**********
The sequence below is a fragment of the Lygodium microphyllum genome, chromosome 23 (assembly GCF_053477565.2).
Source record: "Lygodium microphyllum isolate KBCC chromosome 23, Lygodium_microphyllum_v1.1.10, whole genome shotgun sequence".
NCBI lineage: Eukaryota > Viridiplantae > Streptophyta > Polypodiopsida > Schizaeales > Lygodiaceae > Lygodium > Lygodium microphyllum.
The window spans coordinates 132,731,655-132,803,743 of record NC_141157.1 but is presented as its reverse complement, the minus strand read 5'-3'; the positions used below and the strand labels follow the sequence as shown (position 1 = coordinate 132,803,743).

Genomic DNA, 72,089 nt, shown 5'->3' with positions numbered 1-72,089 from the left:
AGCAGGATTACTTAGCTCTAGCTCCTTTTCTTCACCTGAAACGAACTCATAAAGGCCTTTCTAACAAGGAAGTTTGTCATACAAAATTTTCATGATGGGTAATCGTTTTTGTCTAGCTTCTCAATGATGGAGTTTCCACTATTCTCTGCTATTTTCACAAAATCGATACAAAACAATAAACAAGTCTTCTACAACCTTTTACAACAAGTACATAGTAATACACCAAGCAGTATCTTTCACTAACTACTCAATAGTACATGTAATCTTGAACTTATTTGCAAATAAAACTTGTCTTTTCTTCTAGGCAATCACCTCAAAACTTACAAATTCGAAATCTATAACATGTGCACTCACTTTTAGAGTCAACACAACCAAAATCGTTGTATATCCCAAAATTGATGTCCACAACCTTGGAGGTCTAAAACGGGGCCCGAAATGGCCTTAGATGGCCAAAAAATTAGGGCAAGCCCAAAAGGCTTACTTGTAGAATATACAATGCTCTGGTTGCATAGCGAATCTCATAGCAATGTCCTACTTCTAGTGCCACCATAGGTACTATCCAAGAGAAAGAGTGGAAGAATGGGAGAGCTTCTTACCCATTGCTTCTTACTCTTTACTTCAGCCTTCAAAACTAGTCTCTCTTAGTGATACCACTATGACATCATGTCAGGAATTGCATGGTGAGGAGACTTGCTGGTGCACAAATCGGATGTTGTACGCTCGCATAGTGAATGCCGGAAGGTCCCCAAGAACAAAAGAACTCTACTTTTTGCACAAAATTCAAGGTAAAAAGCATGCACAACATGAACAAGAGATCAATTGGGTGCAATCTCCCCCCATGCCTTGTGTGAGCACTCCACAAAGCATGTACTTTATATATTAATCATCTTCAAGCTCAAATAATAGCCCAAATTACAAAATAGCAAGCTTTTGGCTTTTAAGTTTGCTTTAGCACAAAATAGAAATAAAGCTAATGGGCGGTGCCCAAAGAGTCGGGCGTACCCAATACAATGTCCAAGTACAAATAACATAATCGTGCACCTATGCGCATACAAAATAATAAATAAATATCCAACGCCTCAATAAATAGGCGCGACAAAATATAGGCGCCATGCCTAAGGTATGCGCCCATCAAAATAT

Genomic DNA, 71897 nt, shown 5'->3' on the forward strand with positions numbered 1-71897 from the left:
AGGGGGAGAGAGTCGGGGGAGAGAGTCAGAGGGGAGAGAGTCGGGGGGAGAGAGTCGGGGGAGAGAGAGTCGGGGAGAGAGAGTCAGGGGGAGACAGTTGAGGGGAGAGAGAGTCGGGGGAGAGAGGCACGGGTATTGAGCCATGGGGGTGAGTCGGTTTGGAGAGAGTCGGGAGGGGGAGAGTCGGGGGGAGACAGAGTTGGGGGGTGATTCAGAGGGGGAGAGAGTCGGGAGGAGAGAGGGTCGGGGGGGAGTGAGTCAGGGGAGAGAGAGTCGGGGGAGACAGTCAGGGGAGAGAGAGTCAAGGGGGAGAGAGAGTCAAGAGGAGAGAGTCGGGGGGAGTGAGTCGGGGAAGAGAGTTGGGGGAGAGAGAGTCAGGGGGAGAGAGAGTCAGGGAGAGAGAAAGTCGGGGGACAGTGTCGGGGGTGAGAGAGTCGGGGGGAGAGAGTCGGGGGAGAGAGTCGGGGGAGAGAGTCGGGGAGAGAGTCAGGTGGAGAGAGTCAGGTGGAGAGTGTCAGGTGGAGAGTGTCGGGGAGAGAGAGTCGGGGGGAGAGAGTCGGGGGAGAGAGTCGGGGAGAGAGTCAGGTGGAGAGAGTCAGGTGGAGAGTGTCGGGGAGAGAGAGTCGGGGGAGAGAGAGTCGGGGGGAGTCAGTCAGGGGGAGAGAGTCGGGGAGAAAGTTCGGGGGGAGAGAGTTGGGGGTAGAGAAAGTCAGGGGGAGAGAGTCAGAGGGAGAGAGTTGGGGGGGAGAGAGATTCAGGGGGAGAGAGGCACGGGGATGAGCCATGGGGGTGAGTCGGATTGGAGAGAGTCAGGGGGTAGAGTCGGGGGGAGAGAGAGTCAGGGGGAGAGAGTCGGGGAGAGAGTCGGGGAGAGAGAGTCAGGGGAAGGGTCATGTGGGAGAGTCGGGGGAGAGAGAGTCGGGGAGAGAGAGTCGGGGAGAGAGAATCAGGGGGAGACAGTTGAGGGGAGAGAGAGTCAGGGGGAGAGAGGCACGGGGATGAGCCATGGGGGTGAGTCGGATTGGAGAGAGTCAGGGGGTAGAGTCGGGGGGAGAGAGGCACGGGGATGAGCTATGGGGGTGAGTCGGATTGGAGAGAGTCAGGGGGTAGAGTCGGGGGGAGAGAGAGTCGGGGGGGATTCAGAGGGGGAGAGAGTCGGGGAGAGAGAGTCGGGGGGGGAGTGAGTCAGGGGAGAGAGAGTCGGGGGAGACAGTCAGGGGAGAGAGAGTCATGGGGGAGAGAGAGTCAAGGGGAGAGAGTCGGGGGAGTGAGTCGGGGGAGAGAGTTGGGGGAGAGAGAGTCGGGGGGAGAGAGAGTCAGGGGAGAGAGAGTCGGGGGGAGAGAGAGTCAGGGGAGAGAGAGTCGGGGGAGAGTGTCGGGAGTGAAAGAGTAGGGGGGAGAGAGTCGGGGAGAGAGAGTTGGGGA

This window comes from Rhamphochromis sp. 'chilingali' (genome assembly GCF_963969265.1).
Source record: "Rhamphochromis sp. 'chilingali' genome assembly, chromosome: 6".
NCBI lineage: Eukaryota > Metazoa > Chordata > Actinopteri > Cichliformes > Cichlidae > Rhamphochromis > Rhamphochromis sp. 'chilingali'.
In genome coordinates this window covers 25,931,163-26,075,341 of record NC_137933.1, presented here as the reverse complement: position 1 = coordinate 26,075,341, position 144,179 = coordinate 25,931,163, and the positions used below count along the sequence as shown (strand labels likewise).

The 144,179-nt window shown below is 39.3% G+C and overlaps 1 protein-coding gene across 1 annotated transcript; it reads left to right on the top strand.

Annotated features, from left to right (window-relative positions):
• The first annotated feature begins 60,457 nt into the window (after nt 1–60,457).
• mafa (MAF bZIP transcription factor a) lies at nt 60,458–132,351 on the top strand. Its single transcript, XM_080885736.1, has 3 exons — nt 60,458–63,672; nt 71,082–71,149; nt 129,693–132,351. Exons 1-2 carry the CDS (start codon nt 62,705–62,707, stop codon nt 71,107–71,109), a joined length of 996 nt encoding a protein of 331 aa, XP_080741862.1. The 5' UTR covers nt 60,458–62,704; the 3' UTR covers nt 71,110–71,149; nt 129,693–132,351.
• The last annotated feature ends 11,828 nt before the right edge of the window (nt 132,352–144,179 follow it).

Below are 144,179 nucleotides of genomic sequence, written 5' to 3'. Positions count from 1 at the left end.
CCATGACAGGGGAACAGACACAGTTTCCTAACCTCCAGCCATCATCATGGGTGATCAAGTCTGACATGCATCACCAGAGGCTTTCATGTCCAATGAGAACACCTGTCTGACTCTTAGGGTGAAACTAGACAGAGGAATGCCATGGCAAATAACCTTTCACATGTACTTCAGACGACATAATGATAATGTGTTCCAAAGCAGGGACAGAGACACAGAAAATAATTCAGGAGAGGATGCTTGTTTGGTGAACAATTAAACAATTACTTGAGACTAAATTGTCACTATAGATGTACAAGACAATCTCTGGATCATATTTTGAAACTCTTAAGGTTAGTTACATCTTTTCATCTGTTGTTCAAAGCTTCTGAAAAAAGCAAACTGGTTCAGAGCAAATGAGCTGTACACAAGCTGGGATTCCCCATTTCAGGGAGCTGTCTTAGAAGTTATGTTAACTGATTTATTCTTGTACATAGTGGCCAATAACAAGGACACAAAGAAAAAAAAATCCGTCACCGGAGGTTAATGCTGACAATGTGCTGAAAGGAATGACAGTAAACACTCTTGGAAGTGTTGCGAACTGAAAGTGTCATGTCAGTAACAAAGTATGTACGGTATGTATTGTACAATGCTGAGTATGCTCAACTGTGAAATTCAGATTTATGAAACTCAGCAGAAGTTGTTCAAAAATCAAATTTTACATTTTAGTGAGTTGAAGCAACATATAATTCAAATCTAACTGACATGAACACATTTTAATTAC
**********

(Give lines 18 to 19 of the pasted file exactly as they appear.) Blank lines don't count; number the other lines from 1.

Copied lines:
Below are 144,179 nucleotides of genomic sequence, written 5' to 3'. Positions count from 1 at the left end.
CCATGACAGGGGAACAGACACAGTTTCCTAACCTCCAGCCATCATCATGGGTGATCAAGTCTGACATGCATCACCAGAGGCTTTCATGTCCAATGAGAACACCTGTCTGACTCTTAGGGTGAAACTAGACAGAGGAATGCCATGGCAAATAACCTTTCACATGTACTTCAGACGACATAATGATAATGTGTTCCAAAGCAGGGACAGAGACACAGAAAATAATTCAGGAGAGGATGCTTGTTTGGTGAACAATTAAACAATTACTTGAGACTAAATTGTCACTATAGATGTACAAGACAATCTCTGGATCATATTTTGAAACTCTTAAGGTTAGTTACATCTTTTCATCTGTTGTTCAAAGCTTCTGAAAAAAGCAAACTGGTTCAGAGCAAATGAGCTGTACACAAGCTGGGATTCCCCATTTCAGGGAGCTGTCTTAGAAGTTATGTTAACTGATTTATTCTTGTACATAGTGGCCAATAACAAGGACACAAAGAAAAAAAAATCCGTCACCGGAGGTTAATGCTGACAATGTGCTGAAAGGAATGACAGTAAACACTCTTGGAAGTGTTGCGAACTGAAAGTGTCATGTCAGTAACAAAGTATGTACGGTATGTATTGTACAATGCTGAGTATGCTCAACTGTGAAATTCAGATTTATGAAACTCAGCAGAAGTTGTTCAAAAATCAAATTTTACATTTTAGTGAGTTGAAGCAACATATAATTCAAATCTAACTGACATGAACACATTTTAATTAC